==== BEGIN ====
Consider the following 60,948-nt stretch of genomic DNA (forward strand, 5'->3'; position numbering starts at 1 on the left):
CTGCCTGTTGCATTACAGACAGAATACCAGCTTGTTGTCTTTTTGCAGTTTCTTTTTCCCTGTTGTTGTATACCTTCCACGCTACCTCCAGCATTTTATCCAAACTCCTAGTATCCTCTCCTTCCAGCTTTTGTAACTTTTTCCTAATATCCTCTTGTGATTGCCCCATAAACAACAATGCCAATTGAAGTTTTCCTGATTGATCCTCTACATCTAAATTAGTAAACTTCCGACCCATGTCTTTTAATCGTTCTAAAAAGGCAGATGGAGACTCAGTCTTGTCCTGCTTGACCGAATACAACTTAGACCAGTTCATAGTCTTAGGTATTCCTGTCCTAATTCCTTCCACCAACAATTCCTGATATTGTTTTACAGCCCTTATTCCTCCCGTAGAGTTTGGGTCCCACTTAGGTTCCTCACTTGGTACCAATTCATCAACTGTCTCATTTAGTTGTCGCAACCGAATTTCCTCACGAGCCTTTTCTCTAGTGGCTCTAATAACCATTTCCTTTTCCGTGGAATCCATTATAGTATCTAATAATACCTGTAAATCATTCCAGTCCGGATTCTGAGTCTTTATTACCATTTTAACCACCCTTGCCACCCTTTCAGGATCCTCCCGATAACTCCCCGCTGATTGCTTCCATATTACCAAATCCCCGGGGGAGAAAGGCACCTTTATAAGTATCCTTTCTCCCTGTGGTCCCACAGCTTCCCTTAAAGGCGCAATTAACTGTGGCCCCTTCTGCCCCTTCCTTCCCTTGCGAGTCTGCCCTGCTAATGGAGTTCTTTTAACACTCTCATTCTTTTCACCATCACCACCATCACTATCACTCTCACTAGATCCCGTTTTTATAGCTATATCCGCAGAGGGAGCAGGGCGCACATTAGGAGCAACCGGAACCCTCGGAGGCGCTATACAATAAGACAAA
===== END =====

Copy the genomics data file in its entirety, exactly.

Consider the following 60,948-nt stretch of genomic DNA (forward strand, 5'->3'; position numbering starts at 1 on the left):
CTGCCTGTTGCATTACAGACAGAATACCAGCTTGTTGTCTTTTTGCAGTTTCTTTTTCCCTGTTGTTGTATACCTTCCACGCTACCTCCAGCATTTTATCCAAACTCCTAGTATCCTCTCCTTCCAGCTTTTGTAACTTTTTCCTAATATCCTCTTGTGATTGCCCCATAAACAACAATGCCAATTGAAGTTTTCCTGATTGATCCTCTACATCTAAATTAGTAAACTTCCGACCCATGTCTTTTAATCGTTCTAAAAAGGCAGATGGAGACTCAGTCTTGTCCTGCTTGACCGAATACAACTTAGACCAGTTCATAGTCTTAGGTATTCCTGTCCTAATTCCTTCCACCAACAATTCCTGATATTGTTTTACAGCCCTTATTCCTCCCGTAGAGTTTGGGTCCCACTTAGGTTCCTCACTTGGTACCAATTCATCAACTGTCTCATTTAGTTGTCGCAACCGAATTTCCTCACGAGCCTTTTCTCTAGTGGCTCTAATAACCATTTCCTTTTCCGTGGAATCCATTATAGTATCTAATAATACCTGTAAATCATTCCAGTCCGGATTCTGAGTCTTTATTACCATTTTAACCACCCTTGCCACCCTTTCAGGATCCTCCCGATAACTCCCCGCTGATTGCTTCCATATTACCAAATCCCCGGGGGAGAAAGGCACCTTTATAAGTATCCTTTCTCCCTGTGGTCCCACAGCTTCCCTTAAAGGCGCAATTAACTGTGGCCCCTTCTGCCCCTTCCTTCCCTTGCGAGTCTGCCCTGCTAATGGAGTTCTTTTAACACTCTCATTCTTTTCACCATCACCACCATCACTATCACTCTCACTAGATCCCGTTTTTATAGCTATATCCGCAGAGGGAGCAGGGCGCACATTAGGAGCAACCGGAACCCTCGGAGGCGCTATACAATAAGACAAA